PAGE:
Tales from the Trail

First lady likes Obama’s voice; rates Romney singing ‘beautiful’

Michelle Obama might have been one of the few people in the United States who knew President Barack Obama could actually carry a tune before he surprised an Apollo Theater audience this month.

In her debut appearance on NBC “The Tonight Show” as first lady, Mrs. Obama told host Jay Leno that her husband sings to her all the time.  She said she even knew what song it would be when she heard about his singing a line from Al Green’s “Let’s Stay Together.” Mrs. Obama gave a very tiny demonstration before conceding that the president was the better singer. Obama said her husband has a beautiful voice.

Asked about the performance turned in by Republican presidential hopeful Mitt Romney singing “America the Beautiful” on the campaign trail in Florida, Mrs. Obama said “its beautiful.”

Here’s a clip from NBC

(Video clip courtesy: NBC/ Photo credit: NBC “The Tonight Show”/Stacie McChesney)

Washington Extra – Driver’s seat

The day the Congressional Budget Office forecast that the United States is headed for its fourth straight year with a $1 trillion-plus budget deficit, President Obama touted the benefits of big government spending.

His venue? The Washington auto show. His tools? Shiny new American cars, preferably those from General Motors and Chrysler. Those were the two companies that received billions in a 2009 taxpayer funded bailout that has obviously paid off, both for the automakers and the Obama administration.

The president got behind the wheels of muscle cars, SUVs, trucks, and fuel efficient and electric models and proclaimed “The U.S. auto industry is back.” But he couldn’t just leave it at that, for there were more political points to score. He did so by taking a veiled swipe at his most likely opponent in the November election – Mitt Romney – for having opposed the bailout that helped bring Detroit back from the brink.

Obama tells high-tech worker: Send me your resume

By Samson Reiny

President Barack Obama, whose chances for re-election may rest on his ability to show U.S. voters he is doing all he can to reduce unemployment, offered on Monday to personally pass along the resume of an unemployed engineer to potential employers.

Fielding a question from a woman on a Google+ online chat session who asked why the government continues to grant H1 visas even as her semi conductor engineer husband cannot find a job after three years of searching, Obama said the difficulty was surprising to him because he often hears business leaders in that field talk of a scarcity of skilled workers.

“If you send me your husband’s resume I’d be interested in finding out exactly what’s happening there,” he said, offering to forward the resume “to some of these companies that are telling me they can’t find enough engineers in this field.”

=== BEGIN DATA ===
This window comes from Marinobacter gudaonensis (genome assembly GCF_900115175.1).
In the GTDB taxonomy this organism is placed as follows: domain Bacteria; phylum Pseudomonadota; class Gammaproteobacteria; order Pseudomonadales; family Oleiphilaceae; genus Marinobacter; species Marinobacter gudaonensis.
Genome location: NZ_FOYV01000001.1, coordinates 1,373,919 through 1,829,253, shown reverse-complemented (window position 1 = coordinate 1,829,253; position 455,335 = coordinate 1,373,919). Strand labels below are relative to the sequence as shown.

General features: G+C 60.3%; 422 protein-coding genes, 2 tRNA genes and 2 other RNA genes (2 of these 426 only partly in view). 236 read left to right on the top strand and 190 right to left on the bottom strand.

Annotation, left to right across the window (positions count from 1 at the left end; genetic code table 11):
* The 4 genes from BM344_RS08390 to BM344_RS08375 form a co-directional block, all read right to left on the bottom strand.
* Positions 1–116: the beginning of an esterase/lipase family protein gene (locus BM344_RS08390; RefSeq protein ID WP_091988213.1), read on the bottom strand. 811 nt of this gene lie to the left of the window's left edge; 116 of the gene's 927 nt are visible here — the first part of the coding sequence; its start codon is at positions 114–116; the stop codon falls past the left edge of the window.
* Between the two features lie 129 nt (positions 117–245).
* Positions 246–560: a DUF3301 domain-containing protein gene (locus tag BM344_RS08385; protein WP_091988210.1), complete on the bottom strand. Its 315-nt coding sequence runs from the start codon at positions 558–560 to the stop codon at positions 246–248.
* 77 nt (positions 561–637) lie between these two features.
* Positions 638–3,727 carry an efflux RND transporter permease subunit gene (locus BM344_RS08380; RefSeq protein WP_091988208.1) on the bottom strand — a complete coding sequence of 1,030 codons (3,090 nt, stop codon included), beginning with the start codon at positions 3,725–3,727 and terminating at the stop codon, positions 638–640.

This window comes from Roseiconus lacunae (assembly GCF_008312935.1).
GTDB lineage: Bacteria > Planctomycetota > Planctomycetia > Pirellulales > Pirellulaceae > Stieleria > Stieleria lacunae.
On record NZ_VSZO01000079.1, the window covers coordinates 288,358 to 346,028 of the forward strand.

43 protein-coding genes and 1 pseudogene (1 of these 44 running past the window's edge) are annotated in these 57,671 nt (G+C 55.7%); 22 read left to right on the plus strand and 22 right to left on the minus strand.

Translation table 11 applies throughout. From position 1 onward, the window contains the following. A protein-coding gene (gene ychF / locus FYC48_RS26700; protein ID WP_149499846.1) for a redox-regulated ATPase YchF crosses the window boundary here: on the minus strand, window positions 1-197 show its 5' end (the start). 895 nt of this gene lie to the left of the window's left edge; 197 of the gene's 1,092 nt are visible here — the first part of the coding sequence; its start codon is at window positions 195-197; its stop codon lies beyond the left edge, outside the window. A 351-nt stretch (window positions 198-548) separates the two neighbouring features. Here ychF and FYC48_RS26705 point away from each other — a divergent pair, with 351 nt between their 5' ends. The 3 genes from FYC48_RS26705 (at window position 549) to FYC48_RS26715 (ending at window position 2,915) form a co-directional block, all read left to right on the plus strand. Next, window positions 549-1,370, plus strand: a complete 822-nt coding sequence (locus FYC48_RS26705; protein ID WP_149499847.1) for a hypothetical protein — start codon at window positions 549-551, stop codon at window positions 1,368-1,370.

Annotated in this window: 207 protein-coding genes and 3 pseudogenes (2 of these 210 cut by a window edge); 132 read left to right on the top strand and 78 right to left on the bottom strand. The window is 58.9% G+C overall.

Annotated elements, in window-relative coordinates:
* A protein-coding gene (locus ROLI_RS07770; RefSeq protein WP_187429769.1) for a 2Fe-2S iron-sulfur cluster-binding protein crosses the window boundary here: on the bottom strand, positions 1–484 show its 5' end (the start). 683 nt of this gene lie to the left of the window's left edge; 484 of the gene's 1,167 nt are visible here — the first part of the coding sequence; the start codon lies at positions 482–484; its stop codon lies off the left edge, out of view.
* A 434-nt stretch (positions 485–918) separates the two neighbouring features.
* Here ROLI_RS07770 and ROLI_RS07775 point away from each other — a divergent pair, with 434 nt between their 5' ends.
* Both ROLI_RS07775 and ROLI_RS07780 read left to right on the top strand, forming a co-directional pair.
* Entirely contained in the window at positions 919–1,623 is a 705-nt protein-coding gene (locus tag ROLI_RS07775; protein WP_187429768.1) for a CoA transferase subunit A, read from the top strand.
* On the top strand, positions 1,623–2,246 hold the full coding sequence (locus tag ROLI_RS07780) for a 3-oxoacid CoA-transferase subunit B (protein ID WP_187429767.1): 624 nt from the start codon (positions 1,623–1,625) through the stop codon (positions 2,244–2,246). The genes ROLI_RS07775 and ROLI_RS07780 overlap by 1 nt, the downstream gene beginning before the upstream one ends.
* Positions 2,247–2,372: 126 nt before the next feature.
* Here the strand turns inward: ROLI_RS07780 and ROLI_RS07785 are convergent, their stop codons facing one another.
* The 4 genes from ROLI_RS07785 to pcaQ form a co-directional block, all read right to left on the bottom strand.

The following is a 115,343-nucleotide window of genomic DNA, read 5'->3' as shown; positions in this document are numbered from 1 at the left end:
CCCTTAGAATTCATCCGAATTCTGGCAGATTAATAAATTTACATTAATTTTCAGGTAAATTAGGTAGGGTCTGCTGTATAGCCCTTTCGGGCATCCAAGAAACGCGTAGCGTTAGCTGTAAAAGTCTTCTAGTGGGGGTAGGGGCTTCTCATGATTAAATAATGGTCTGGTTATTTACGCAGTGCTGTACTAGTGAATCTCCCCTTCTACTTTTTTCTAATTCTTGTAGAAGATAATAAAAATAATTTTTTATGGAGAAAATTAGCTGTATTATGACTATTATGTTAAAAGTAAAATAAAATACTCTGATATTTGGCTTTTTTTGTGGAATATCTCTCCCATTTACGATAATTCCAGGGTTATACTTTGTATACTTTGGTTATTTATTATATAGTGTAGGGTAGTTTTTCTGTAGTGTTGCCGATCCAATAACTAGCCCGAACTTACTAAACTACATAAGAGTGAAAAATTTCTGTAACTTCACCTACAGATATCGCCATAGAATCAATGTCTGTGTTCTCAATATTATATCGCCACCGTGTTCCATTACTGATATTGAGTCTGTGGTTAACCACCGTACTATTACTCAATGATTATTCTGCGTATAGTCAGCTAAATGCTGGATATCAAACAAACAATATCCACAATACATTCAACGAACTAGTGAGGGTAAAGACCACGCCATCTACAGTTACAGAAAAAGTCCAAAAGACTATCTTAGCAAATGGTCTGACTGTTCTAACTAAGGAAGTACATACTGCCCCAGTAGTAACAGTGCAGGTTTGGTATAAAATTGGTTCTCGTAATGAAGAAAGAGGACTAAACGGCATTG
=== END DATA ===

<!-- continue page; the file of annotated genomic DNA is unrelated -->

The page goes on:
Hard to believe there’s room for TV programs in Florida

For those voters in Florida who have felt overwhelmed by political advertisements this primary season — you have been.

By January 25, Republican White House hopeful Mitt Romney and his supporters had aired almost 13,000 advertisements on broadcast television in the state, compared with only about 200 spots from Romney’s main rival, Newt Gingrich, and outside groups supporting his presidential aspirations, according to data from Kantar Media/CMAG with analysis by the Wesleyan University media project.

And that was six days before Florida holds its primary on Tuesday.

With the blizzard of ads, Romney has seen his place in the polls leap upward in Florida. He went from trailing Gingrich by 5-9 percent in polls of the state taken a week ago, to leading by an average of 12.5 percent. A week ago, Gingrich was fresh off his upset victory in on Jan. 21 in South Carolina, where he defeated Romney by 12 percentage points.

Gingrich cites Soros in attempt to paint Romney as “liberal”

When renowned investor George Soros referred to Newt Gingrich as an “extremist conservative” last week, he didn’t mean it as a compliment. But that hasn’t stopped Gingrich from wearing it as a mark of honor.

In an interview from the World Economic Forum in Davos, Switzerland, Soros told Reuters Digital Editor Chrystia Freeland that in his view there wouldn’t be “all that much difference” between President Obama and a President Romney. But an “extremist conservative” like Newt Gingrich or Rick Santorum, he said, “would make a big difference.”

Gingrich, fighting to close the gap with frontrunner Mitt Romney a day ahead of the Florida primary, seized on his words, starting with an appearance on Good Morning America. Gingrich told host George Stephanopoulos that Soros “said publicly, in a Reuters interview on video, that he’s perfectly happy with either Obama or Romney, that they’re the same people. Minor differences. He said, ‘Gingrich, now, that would be real change.’”